LONDON: Unicef, the world’s leading children’s organisation, has warned that without further increase in funds for children in flood-ravaged Pakistan, the threat of disease and food crisis would increase.
Unicef UK’s executive director David Bull said, “Unicef supplies for children are getting through, but we know we need to reach a lot more children. This is a crisis on a massive scale and if we do not get funds to supply clean water, and healthcare for children soon, there could be a second wave of deaths caused by waterborne diseases. Families have been displaced and lost their crops and livestock to floods. We are reaching children with high energy biscuits but unless assistance reaches more children, a food crisis is possible.”
“Children are most vulnerable in these situations and we need to get aid to them urgently,” Bull added. “It is wrong that children are suffering and Unicef wants to put it right. We don’t receive funding from UN budget and call on British public to support us at this time and give what they can to help Pakistan’s children.”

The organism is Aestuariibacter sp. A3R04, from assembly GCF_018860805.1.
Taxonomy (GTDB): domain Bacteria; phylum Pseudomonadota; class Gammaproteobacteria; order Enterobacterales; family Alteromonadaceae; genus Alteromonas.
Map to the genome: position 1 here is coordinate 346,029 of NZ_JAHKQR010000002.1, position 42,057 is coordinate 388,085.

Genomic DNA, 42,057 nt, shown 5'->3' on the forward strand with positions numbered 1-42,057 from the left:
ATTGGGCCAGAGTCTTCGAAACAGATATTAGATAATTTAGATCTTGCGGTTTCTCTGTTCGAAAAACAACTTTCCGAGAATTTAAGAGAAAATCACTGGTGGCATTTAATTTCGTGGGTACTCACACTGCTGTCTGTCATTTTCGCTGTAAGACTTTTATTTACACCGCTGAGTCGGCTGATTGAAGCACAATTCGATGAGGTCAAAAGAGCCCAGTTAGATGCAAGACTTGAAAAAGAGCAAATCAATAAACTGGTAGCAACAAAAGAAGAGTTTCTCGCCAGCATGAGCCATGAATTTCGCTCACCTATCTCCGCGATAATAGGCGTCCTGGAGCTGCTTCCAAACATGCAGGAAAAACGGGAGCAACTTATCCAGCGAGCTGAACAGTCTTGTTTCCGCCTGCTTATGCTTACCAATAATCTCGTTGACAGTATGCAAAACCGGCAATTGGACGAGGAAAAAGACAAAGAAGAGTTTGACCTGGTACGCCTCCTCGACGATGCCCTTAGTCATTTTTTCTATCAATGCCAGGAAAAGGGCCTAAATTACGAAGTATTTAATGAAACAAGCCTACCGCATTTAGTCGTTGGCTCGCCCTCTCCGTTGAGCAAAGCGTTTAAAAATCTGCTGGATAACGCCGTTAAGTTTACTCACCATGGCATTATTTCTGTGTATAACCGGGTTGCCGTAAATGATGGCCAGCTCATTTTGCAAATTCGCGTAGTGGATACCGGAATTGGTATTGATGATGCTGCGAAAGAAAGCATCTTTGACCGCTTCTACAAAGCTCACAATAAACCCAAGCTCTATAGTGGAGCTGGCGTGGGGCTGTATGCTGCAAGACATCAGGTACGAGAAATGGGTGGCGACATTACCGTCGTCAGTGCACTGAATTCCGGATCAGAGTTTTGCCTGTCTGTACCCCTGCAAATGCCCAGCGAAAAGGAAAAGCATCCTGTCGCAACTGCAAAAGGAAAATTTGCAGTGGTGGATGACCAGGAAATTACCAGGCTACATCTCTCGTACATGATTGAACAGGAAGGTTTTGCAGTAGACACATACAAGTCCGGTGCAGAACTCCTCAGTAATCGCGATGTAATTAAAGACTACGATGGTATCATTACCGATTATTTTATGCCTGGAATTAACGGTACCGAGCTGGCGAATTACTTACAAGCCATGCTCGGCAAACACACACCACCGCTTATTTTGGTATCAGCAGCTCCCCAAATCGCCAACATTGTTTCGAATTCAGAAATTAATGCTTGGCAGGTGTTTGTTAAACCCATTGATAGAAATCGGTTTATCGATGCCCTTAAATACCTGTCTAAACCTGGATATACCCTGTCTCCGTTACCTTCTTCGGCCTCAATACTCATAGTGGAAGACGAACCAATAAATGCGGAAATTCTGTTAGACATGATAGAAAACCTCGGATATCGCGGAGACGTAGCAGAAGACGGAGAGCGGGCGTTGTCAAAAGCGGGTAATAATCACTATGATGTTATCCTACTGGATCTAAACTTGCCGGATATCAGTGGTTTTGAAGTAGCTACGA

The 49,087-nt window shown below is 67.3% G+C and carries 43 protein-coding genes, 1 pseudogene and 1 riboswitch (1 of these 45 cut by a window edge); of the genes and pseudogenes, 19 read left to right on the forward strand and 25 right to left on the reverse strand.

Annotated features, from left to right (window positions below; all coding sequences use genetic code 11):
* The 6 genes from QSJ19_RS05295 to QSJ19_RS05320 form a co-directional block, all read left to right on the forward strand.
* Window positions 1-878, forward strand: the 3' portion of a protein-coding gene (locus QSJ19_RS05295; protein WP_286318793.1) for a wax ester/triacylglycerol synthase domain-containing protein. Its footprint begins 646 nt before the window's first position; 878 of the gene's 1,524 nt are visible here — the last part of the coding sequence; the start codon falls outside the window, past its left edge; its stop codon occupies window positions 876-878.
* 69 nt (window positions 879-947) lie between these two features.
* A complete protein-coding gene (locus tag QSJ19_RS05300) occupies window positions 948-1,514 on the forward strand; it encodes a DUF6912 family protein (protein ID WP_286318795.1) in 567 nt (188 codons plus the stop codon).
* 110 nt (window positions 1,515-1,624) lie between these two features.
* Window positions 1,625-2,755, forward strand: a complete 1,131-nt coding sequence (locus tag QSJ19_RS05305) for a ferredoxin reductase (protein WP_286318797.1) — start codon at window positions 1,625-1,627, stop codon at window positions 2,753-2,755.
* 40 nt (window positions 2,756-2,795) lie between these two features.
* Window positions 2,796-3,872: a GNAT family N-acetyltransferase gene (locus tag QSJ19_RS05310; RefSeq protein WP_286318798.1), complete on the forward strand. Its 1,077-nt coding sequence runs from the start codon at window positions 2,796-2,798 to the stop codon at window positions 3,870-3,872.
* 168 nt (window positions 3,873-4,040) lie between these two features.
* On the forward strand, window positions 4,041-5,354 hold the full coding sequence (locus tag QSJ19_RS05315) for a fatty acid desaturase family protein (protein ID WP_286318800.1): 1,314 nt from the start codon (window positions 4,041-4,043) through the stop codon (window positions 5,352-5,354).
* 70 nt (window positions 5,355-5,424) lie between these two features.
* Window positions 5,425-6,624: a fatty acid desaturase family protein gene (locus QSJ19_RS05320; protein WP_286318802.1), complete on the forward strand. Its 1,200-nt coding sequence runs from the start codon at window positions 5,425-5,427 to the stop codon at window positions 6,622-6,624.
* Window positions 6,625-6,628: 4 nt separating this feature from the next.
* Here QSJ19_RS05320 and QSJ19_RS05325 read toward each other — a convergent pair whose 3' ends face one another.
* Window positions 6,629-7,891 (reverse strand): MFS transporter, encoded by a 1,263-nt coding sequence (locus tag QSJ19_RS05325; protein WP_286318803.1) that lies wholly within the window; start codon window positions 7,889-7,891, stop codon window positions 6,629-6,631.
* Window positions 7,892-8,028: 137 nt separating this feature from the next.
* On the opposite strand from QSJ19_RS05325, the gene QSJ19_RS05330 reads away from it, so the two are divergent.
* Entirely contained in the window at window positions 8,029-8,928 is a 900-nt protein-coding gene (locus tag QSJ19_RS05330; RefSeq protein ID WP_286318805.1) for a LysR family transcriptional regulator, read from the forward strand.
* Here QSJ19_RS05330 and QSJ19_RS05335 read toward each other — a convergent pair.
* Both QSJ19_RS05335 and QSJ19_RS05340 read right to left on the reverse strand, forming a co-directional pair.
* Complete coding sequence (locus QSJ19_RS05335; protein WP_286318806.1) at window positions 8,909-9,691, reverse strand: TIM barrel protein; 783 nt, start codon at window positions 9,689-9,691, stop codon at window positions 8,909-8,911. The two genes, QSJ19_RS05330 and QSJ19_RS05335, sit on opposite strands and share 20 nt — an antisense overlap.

Of 14 million people affected by floods, 8.4 million (60 per cent) are women, children and are most at risk from disease and hunger. Unicef is leading on water and sanitation response in Pakistan and providing clean drinking water to almost 1 million people including over half a million children. In total, it is aiming to deliver 4.2 million sachets of oral rehydration salts and 2.1 million doses of zinc for prevention and treatment of diarrhoea. In Punjab Unicef provided 500,000 water purification tablets for local health teams to use.
The UN estimated hundreds of millions of pounds will be required urgently for life-saving humanitarian activities in coming months. Over a longer term, billions of pounds will be needed in order to help people rebuild their lives and for the country to repair damage caused by floods.
Even the smallest of donations from the UK public can make a difference to children’s lives in Pakistan: (a) 10 pound buys a water kit for one family containing buckets, collapsible water containers, soap bars, toothpaste, toothbrushes and water purification tablets; (b) 30 pound buys measles vaccines for 45 children; and 26.50 pound could pay for one month’s supply of peanut paste for one child with severe malnutrition, enough to nurse them back to health.
Published in The Express Tribune, August 13th, 2010.
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